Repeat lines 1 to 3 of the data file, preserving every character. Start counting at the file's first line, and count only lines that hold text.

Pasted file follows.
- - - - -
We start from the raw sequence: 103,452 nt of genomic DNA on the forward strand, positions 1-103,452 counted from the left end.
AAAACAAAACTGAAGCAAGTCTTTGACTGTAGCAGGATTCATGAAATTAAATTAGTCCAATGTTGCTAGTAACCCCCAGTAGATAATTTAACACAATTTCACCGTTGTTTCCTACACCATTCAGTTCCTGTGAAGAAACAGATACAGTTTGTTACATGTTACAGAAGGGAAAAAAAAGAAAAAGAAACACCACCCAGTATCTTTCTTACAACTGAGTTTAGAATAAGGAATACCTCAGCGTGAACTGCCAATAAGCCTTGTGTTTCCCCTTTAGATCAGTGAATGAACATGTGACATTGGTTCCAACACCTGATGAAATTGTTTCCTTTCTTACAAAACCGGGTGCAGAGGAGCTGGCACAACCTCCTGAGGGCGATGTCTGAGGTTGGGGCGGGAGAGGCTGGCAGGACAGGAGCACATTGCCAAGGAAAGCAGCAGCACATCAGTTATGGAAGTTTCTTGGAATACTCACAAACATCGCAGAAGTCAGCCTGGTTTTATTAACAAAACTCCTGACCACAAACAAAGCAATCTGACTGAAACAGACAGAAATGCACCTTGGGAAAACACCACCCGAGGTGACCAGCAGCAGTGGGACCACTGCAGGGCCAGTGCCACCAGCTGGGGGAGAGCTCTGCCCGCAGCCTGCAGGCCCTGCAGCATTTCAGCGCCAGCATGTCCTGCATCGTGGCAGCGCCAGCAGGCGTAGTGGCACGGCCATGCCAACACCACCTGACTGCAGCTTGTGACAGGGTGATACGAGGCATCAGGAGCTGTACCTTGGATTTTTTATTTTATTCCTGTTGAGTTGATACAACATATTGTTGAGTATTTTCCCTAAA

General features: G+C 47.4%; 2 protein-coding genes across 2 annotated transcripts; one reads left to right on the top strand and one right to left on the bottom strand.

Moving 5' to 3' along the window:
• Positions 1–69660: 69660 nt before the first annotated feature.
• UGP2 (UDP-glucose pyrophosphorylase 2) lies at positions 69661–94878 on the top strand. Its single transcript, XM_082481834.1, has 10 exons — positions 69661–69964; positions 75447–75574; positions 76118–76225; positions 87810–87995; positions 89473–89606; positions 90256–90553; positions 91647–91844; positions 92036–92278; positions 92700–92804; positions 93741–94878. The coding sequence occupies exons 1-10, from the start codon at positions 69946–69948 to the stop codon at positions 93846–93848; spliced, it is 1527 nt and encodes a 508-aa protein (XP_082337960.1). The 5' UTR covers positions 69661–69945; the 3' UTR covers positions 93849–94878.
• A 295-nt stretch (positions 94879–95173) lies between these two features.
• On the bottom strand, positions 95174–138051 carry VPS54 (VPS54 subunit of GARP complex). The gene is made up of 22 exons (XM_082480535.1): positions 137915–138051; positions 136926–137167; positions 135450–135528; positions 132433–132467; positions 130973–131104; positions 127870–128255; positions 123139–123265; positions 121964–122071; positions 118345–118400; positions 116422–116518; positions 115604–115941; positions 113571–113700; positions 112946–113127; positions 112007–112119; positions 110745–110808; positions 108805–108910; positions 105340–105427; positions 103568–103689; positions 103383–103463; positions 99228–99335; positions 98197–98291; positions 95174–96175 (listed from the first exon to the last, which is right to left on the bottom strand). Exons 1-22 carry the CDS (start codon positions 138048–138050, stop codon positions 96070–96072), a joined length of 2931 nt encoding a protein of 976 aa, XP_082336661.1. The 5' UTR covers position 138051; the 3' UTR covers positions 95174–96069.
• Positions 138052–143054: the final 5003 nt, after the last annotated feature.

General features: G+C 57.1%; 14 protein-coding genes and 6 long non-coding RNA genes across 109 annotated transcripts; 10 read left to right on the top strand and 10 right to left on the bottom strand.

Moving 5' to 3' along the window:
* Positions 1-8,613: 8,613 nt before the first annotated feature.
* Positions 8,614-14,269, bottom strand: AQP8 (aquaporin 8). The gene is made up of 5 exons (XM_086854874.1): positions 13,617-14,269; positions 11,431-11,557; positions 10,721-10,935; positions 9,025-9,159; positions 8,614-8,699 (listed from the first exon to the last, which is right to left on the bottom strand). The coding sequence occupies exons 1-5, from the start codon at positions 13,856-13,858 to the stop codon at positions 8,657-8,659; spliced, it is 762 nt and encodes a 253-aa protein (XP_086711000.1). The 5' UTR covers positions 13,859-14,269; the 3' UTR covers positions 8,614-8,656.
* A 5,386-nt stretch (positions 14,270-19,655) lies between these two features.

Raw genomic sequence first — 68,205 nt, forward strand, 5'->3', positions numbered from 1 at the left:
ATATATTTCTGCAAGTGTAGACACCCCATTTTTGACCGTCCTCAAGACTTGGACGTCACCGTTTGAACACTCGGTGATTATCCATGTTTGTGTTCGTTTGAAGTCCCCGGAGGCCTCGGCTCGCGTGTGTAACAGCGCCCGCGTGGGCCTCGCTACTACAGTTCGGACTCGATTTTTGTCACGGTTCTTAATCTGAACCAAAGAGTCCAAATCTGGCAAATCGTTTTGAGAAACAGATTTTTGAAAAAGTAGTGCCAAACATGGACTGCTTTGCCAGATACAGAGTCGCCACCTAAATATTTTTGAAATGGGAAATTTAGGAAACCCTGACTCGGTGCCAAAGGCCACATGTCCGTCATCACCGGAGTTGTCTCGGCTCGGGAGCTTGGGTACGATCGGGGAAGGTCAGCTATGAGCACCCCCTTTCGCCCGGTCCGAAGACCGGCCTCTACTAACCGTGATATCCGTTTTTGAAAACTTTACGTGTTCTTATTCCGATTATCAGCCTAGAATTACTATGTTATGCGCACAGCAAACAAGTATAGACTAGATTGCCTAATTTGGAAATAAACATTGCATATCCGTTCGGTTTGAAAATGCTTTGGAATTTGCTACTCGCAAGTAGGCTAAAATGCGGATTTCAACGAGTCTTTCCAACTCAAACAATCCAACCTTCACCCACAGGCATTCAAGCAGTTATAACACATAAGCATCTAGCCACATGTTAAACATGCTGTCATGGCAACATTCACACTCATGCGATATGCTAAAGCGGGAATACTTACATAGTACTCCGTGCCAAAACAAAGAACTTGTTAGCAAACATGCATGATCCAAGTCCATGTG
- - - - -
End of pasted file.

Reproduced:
We start from the raw sequence: 103,452 nt of genomic DNA on the forward strand, positions 1-103,452 counted from the left end.
AAAACAAAACTGAAGCAAGTCTTTGACTGTAGCAGGATTCATGAAATTAAATTAGTCCAATGTTGCTAGTAACCCCCAGTAGATAATTTAACACAATTTCACCGTTGTTTCCTACACCATTCAGTTCCTGTGAAGAAACAGATACAGTTTGTTACATGTTACAGAAGGGAAAAAAAAGAAAAAGAAACACCACCCAGTATCTTTCTTACAACTGAGTTTAGAATAAGGAATACCTCAGCGTGAACTGCCAATAAGCCTTGTGTTTCCCCTTTAGATCAGTGAATGAACATGTGACATTGGTTCCAACACCTGATGAAATTGTTTCCTTTCTTACAAAACCGGGTGCAGAGGAGCTGGCACAACCTCCTGAGGGCGATGTCTGAGGTTGGGGCGGGAGAGGCTGGCAGGACAGGAGCACATTGCCAAGGAAAGCAGCAGCACATCAGTTATGGAAGTTTCTTGGAATACTCACAAACATCGCAGAAGTCAGCCTGGTTTTATTAACAAAACTCCTGACCACAAACAAAGCAATCTGACTGAAACAGACAGAAATGCACCTTGGGAAAACACCACCCGAGGTGACCAGCAGCAGTGGGACCACTGCAGGGCCAGTGCCACCAGCTGGGGGAGAGCTCTGCCCGCAGCCTGCAGGCCCTGCAGCATTTCAGCGCCAGCATGTCCTGCATCGTGGCAGCGCCAGCAGGCGTAGTGGCACGGCCATGCCAACACCACCTGACTGCAGCTTGTGACAGGGTGATACGAGGCATCAGGAGCTGTACCTTGGATTTTTTATTTTATTCCTGTTGAGTTGATACAACATATTGTTGAGTATTTTCCCTAAA

General features: G+C 47.4%; 2 protein-coding genes across 2 annotated transcripts; one reads left to right on the top strand and one right to left on the bottom strand.